Emilio Uriondo, who was charged with planting a bomb at the United States Embassy in Montevideo, was released on February 11, 1926. Roscigna and Uriondo would be resolute in their opposition to the plan drawn up by the Moretti brothers and three Catalan anarchists:
A few months before the Rawson Hospital raid, Antonio and Vicente Moretti had their wives and children move to Montevideo and settled them into the maid’s quarters at a house in Rousseau Street in Villa de la Unión. There, they lived humbly, making ends meet as street vendors of neckties.
As for the three Catalans, they were young men from Durruti’s group. He had advised them to get out of Spain where they had been heavily “involved.” They were eligible for the death penalty. They had been behind upwards of a hundred bomb attacks in Barcelona and were wanted by the military police for conducting anarchist propaganda inside the prisons; for seriously injuring a general, two colonels, and several officers; and for escaping from military custody. Their names were Tadeo Peña, Pedro Boadas Rivas, and Agustín García Capdevilla, and they came to Roscigna with “references” from Durruti. They had been charged with passing on a “special” invitation from Durruti, who was asking him to come to Europe because he had need of a man of action. Roscigna declined. He asked Durruti to forgive him, but the struggle in Argentina was preoccupying him too much for him to contemplate leaving.
The three Catalans were hotheads eager for action: the weapons they were carrying were burning a hole in their pockets, and they could not “wait,” as Roscigna had urged. In Roscigna’s estimation, an “expropriation” operation on Argentine soil should be deferred. Calm had returned there and it was better to do one’s best to assist the runaways out of Argentina. In addition, the campaign to secure the release of Simón Radowitzky—a campaign that was meeting with significant popular backing—was at its height and, that being the case, anarchists should not be implicated in incidents that might well cost the campaign popularity.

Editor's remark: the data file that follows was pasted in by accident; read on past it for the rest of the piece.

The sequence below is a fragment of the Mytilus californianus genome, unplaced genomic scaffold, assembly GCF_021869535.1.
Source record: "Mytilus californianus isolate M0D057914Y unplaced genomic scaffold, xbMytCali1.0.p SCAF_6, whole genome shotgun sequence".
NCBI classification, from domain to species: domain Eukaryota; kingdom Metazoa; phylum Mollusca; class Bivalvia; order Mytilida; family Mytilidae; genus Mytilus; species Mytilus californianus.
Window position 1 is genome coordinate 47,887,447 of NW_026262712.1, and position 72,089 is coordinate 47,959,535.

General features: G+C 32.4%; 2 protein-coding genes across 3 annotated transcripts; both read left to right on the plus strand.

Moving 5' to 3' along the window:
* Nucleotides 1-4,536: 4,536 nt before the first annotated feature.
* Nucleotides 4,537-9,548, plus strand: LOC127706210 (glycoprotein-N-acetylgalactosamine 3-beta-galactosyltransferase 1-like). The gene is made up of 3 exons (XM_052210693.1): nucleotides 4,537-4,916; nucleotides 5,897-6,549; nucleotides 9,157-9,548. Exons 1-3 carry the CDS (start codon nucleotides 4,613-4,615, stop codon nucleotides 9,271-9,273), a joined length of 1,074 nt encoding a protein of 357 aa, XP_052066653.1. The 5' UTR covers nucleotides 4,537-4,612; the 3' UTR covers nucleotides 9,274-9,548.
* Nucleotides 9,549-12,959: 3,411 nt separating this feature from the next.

But the Morettis and the three Spaniards acted independently and carried out a raid that resulted in a bloodbath and led to a tragic end for Roscigna.
The hold-up of the Messina bureau de change was mounted “in Bonnot Gang style.” The aim was not just to grab the money but also to throw the bourgeois into panic with an outright act of terror. They stepped inside shooting in all directions and covered their retreat by shooting at anything that moved. The upshot was that they carried off 4,000 Uruguayan pesos but left three people dead and another three wounded. The dead were the bureau’s manager, Carmelo Gorga, a well-known Uruguayan horse-racing aficionado; his clerk, Dedeo; and the taxi driver, Fernández, who refused to drive the raiders. The incident created a great sensation because it had happened within meters of the governor’s home.
In the course of the raid, the three Catalans had let slip a few words in their native tongue and the Uruguayan police deduced from that that the Durruti-Ascaso-Jover group was still in operation. Seeking confirmation, they asked the French authorities for further background details, but they also carried out numerous swoops on anarchists, because this time, the police simply had to do something: the entire press was clamoring for action. The brains behind the investigation was the renowned Inspector Pardeiro, who enjoyed the same standing as Velar in Rosario, or as Habiage in Avellaneda, because he used methods that were soon associated with the name of Leopoldo Lugones (junior) and were to be dubbed “the Bazán law.”